Interest rate rise uncertainty growing

Rate rise would put millions of Britons in 'perilous debt', says think tank, but Bank of England says significant rises not needed following drop in unemployment rate

The pound has reached its strongest point against the euro in a year following the fall in UK unemployment rate, but Mark Carney believes an interest rate rise is not required

Last year, Mark Carney, Bank of England governor, said interest rate rises would be considered once unemployment fell to 7%

Uncertainty surrounding how soon the Bank of England will increase interest rates has been mounting since the Office for National Statistics (ONS) announced that unemployment rates fell to 7.1% for September to November 2013.

Back in August 2013, Bank of England governor, Mark Carney said that he would tie interest rates to the country’s unemployment rate.

As a result, the Bank of England would only consider an interest rate rise once unemployment rates fell to 7% or below.

The announcement from the ONS last week, however, has raised doubts over earlier predictions that the unemployment rate would only reach the 7% threshold as late as 2016.

‘Perilous debt’ looms if rates rise

Analysis by independent think tank, Resolution Foundation, has claimed that up to two million Brits could face ‘perilous debts’ by 2018 should rates rise significantly from 0.5% to 5%.

The analysis classifies perilous debt as the need to spend more than half of one’s disposable income on debt repayments.

Should rates rise to the more optimistic figure of 3%, then the number of those in perilous debt would still increase to just over one million.

Matthew Whittaker, senior economist at the Resolution Foundation, said: “Even if we take a somewhat rosy view of how the economy will develop over the next few years the number of households severely exposed to debt looks as though it will double.”

Meanwhile, chief executive at the Resolution Foundation, Gavin Kelly, believes “there is little sign of the political or financial establishment giving this the priority it deserves.”

No cause for alarm, says Carney

Despite the warnings, Mr Carney, speaking to BBC Newsnight at the Davos World Economic Forum 2014, said that there was “no immediate need to increase interest rates.

Mr Carney was also keen to play down the role of unemployment rates in deciding the bank rate as it’s “really about overall conditions in the whole labour market”.

The Bank of England’s reassurances may hold off debt panic for now but the unemployment rate drop is unlikely to dissuade the market from believing that an interest rate rise is on the horizon.

On Wednesday, the currency market responded to the UK’s unemployment rates, helping the pound reach its strongest position against the euro in a year.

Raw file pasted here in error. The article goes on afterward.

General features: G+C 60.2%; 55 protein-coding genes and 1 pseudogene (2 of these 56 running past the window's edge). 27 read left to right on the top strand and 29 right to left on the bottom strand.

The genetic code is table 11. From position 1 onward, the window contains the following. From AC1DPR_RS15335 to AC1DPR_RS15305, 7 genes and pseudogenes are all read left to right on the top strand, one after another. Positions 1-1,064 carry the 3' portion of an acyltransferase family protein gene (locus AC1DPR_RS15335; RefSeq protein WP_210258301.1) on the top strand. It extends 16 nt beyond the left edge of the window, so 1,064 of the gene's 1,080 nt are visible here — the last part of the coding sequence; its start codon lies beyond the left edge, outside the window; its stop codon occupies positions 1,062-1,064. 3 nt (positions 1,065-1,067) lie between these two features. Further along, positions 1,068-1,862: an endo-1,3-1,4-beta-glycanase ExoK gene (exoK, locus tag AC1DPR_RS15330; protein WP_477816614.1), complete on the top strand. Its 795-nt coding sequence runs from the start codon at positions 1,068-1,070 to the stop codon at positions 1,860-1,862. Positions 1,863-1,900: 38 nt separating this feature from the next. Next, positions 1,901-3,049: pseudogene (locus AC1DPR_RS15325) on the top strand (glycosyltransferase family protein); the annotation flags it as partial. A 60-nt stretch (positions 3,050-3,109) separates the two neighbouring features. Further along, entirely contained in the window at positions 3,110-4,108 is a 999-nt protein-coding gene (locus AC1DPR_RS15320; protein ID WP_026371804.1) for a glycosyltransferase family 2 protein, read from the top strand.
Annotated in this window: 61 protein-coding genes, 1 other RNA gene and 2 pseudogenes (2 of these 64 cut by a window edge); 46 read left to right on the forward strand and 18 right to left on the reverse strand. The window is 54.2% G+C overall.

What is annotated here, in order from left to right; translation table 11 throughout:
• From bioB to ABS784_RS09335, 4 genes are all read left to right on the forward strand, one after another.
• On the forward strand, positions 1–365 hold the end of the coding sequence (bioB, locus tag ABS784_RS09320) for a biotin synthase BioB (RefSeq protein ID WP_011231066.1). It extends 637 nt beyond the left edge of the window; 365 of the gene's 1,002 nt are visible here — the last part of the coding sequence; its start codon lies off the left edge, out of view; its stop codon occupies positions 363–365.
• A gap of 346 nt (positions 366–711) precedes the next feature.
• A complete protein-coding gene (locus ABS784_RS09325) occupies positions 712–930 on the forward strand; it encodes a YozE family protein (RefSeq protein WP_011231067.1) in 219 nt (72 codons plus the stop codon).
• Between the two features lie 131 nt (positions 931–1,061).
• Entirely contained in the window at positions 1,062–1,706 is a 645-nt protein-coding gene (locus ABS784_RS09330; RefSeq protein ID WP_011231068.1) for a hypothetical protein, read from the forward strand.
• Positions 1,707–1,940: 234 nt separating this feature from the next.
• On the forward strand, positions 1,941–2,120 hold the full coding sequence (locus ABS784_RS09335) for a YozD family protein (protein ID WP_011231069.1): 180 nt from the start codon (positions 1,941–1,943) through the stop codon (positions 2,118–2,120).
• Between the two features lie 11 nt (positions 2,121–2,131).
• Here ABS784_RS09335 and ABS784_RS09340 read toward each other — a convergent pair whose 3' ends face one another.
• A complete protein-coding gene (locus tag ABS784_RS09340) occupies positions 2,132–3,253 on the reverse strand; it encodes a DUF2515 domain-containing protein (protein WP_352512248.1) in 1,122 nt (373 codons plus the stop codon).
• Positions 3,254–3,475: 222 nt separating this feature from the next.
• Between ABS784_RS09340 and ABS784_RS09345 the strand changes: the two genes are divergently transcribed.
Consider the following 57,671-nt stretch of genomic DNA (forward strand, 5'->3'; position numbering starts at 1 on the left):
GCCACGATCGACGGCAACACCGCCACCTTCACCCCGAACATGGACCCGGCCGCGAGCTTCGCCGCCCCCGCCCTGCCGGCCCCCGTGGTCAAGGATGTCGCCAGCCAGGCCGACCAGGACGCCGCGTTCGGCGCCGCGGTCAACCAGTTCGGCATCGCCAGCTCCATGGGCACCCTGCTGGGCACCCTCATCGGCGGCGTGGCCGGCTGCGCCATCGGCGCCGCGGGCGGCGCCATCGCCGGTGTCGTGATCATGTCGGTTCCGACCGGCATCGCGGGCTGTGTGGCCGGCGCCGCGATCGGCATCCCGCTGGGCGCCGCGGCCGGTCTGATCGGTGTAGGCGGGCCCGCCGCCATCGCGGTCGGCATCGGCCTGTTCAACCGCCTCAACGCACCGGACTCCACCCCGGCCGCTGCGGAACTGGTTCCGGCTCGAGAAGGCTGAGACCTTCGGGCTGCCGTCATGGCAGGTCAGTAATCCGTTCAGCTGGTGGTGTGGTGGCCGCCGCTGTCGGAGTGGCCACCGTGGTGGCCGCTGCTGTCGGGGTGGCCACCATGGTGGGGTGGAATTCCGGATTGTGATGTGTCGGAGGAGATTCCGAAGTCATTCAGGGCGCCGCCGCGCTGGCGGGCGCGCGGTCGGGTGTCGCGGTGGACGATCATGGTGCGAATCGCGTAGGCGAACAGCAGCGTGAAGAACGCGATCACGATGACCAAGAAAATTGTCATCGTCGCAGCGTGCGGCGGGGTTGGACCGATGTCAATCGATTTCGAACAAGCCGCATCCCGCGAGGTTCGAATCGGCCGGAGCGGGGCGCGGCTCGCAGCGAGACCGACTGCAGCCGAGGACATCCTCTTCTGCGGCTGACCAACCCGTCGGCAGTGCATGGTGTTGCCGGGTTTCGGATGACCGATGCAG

Many consumers will be hoping that mortgage lenders and other credit providers do not pre-empt a bank rate rise with their own increases but with unemployment rates almost at the 7% threshold it may be difficult for the Bank of England to hold off even a gradual rise in interest rates.

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3 comments

  1. Lesley T. Hinton on January 28, 2014 at 11:32 pm

    But Alan Clarke, director of fixed income strategy at Scotiabank, said unemployment could drop below 7% – the rate that would trigger a re-evaluation of interest rates – well before the Bank of England expects.

  2. John Yates on February 3, 2014 at 9:44 pm

    Its a pity that living within ones income, something I did from an early age is no longer understood.If I could save,get a mortgage, fund a pension and not buy things I didn’t need and couldn’t afford why is this no longer possible?
    I was never rich but managed to travel a bit, buy property and increase my savings. Sadly its no longer worth saving when the interest rates are lower than the cost of living index… I am also risk averse and a pensioner!

  3. Thomas on February 3, 2014 at 10:42 pm

    All a bit alarmist. That the BoE committed itself to no rate rises before the unemployment rate fell below 7% is unprecedented since BoE indepence. It was to attempt to lower expectations of future interest rates which has the effect of lowering the real (rather than nominal) interest rate in the present by impacting on agents’ actions today. Just because unemployment MAY fall below 7% soon doesn’t imply interest rates will rise (necessary isn’t sufficient).
    Interestingly, articles like this predicting a rate rise will raise expectations of future interest rates thus increasing the real interest rate today. The article mentions this with sterling. If this happens, theoretically the BoE won’t need to raise exchane rates: agents will have enacted the effects of it anyway (higher sterling, fewer mortgages, lower consumer spending due to higher savings and less debt).

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